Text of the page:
“Don’t let the bed bugs bite.” Many of us heard this phrase growing up and probably thought of it as simply a silly yet loving thing our parents said while tucking us into bed. But bed bugs are real, and they’re no laughing matter. And their larger cousins, the kissing bugs? Well, they’re real, too, and not nearly as sweet as they sound. That’s because both bed bugs and kissing bugs have the ability to spread Chagas disease (American trypanosomiasis).
So join us as we uncover the role bed bugs and kissing bugs play in Chagas disease and how you can protect yourself and your family from this potentially serious infectious disease.
What Is Chagas Disease?
Chagas disease is an inflammatory disease caused by the parasite Trypanosoma cruzi. The disease is commonly spread through the feces and urine of infected triatomine bugs, also known as kissing, or assassin, bugs. These bloodsucking insects pick up the T. cruzi parasite when they ingest the blood of infected animals (or people). Animals that have been known to contract Trypanosoma cruzi infection from kissing bugs include:
Kissing bugs can hide in the cracks and crevices of houses during the day, coming out only at night to feed. They’ve been given the moniker “kissing bug,” as they tend to bite exposed areas of skin, especially the face.
After a kissing bug has fed, it generally urinates or defecates. And because the kissing bug bite is almost painless, an individual may not know they’ve been bitten and may inadvertently rub the feces or urine—and thus the parasite—into the bite wound or the mucous membranes of the mouth or eyes.
Chagas disease was discovered in 1909 by Brazilian physician Carlos Chagas, after whom the disease is named. According to the Centers for Disease Control and Prevention (CDC), Chagas disease is found only in the Americas.
Moreover, the World Health Organization (WHO) estimates that approximately 6 to 7 million people are infected with Trypanosoma cruzi, with most cases occurring in the poverty-stricken rural areas of Latin America, especially the countries where the disease originated—Mexico, South America, and Central America.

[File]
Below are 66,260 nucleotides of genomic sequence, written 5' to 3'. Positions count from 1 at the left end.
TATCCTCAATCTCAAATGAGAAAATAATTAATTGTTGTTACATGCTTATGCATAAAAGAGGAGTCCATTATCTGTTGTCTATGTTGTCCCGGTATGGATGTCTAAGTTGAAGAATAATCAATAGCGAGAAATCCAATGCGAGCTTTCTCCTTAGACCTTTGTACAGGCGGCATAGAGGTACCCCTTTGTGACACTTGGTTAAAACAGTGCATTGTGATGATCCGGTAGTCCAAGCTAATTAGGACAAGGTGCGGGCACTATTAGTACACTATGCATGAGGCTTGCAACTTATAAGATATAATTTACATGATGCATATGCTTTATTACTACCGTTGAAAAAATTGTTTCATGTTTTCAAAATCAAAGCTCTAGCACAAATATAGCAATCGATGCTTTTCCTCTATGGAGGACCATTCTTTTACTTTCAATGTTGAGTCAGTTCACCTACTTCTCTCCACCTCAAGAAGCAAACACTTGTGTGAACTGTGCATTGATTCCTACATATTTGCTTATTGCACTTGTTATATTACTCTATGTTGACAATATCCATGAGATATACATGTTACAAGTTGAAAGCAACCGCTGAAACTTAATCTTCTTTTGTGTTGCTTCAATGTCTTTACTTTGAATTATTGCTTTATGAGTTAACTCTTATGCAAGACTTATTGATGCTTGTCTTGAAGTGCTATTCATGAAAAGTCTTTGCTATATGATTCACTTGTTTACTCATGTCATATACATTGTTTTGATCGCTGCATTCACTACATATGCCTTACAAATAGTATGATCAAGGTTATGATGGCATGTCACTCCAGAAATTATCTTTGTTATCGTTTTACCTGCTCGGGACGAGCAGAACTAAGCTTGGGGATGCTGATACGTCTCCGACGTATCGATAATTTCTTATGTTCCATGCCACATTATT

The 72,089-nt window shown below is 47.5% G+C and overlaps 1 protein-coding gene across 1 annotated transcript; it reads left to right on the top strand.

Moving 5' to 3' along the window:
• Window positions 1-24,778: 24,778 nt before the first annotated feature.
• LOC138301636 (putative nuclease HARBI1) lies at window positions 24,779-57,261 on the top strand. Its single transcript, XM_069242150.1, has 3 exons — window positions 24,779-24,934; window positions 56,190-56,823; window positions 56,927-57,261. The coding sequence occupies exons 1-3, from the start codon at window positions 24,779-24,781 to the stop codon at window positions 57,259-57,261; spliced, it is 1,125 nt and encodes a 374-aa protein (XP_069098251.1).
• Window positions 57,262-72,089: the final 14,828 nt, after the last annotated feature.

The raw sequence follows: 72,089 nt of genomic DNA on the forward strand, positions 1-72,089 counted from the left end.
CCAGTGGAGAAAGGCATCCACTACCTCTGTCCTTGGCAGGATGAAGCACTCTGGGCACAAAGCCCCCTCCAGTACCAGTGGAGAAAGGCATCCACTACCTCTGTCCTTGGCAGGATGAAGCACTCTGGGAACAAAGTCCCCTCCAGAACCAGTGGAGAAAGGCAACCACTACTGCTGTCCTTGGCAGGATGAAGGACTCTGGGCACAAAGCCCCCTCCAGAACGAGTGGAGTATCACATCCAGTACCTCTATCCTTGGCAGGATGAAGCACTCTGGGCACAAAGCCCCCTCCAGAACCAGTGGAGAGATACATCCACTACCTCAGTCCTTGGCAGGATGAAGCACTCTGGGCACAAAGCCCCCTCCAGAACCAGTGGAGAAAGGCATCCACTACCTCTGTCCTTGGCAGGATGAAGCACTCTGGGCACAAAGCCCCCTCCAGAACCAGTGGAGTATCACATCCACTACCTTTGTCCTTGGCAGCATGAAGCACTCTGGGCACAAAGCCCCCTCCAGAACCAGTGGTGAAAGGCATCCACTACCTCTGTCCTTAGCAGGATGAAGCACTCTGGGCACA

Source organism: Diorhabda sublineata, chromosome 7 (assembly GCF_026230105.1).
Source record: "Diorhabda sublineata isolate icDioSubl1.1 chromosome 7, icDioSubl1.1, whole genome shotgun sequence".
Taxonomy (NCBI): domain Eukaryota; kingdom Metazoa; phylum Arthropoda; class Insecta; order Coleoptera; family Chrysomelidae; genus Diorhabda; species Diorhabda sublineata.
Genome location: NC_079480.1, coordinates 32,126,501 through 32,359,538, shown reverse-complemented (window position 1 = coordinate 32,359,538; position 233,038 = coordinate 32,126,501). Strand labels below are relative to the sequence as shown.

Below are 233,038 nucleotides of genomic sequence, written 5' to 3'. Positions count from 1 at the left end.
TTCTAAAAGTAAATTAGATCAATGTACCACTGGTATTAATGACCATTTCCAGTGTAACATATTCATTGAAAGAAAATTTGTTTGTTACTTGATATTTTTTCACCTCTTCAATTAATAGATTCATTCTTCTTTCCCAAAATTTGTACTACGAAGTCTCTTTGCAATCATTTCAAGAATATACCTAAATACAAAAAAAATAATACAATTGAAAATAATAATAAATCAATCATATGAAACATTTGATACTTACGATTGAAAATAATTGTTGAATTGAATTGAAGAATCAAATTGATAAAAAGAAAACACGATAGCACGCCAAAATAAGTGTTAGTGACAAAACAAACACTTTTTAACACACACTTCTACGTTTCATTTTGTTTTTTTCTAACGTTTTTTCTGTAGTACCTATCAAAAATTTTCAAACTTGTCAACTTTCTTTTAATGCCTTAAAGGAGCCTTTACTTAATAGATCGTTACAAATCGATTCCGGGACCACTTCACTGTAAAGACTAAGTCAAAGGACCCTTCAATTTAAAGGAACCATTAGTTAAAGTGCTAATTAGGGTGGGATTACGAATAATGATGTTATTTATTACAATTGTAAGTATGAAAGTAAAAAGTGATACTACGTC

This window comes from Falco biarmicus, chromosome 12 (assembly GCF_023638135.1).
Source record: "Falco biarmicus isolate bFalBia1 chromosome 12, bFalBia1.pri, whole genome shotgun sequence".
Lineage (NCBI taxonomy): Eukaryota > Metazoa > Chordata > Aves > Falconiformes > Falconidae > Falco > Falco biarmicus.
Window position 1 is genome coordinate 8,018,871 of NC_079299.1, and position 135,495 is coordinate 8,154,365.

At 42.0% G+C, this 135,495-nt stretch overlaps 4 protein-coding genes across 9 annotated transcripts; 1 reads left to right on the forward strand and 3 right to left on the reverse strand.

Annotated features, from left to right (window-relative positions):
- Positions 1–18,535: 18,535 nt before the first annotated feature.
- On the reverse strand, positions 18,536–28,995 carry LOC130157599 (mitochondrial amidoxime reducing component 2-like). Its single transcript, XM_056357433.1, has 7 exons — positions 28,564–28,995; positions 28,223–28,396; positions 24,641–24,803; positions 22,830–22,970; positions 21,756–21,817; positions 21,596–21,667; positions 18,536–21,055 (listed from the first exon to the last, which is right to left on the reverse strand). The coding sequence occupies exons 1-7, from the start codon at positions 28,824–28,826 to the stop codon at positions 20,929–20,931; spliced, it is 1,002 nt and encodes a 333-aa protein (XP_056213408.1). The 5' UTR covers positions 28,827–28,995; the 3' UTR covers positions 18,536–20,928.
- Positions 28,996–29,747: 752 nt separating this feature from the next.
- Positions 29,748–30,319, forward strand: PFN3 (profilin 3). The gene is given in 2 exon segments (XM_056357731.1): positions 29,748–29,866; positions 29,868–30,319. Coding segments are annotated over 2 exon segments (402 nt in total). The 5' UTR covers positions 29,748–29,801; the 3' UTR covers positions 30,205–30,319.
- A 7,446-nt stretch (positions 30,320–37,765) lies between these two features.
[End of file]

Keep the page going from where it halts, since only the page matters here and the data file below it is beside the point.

In addition, the CDC estimates that more than 300,000 people in the United States may be infected, though most of these infections are thought to have originated in Latin America.
However, some cases of Chagas disease have been reported in the Southern United States as well—specifically in states that border Mexico—especially Texas, New Mexico, and Arizona.
Chagas disease has been grabbing more headlines in the United States in recent years, but you shouldn’t take that to mean the disease is new to the country. On the contrary, the CDC reports that kissing bugs were reported in Georgia as far back as 1855. However, it’s thought that rates of infection may be lower because the species found in the U.S. prefer wooded areas to people’s homes.
Nevertheless, the CDC has declared Chagas disease one of five neglected parasitic infections (NPIs) the agency is prioritizing for public health action due to the number of infections, the severity of the illness, and the ability to prevent and treat the disease.
But most troubling of all may be the recent studies indicating that the T. cruzi parasite has been found in a much more widely spread insect—the bed bug.
What Are Bed Bugs?
Like their cousins, the kissing bugs, bed bugs (Cimex lectularius) live in cracks and crevices during the day and come out at night to suck the blood of humans and other animals. While these pests have become the bane of modern travelers, many people may not even realize they have a bed bug infestation, as the insects are rarely seen, and their itchy bites may be attributed to mosquitoes.
Until recently, bed bugs were considered more of an irritation than a health concern. However, more and more studies are suggesting that bed bugs may share their larger cousins’ ability to transmit the parasite that causes Chagas disease.
Moreover, a 2018 study from New Mexico State University demonstrated that bed bugs infected with T. cruzi maintain levels of the parasite throughout the molting process. Researchers describe this as a particularly notable finding, as bed bug nymphs molt five times before they reach adulthood, and their ability to hold on to the parasite through this process could make them an even more important vector in the spread of Chagas disease.
Chagas Disease Symptoms
There are two phases of Chagas disease: acute and chronic. The acute phase of infection can last for weeks to approximately two months after infection. During the acute phase, an individual may experience mild symptoms or no symptoms at all. However, if symptoms are present, they may include: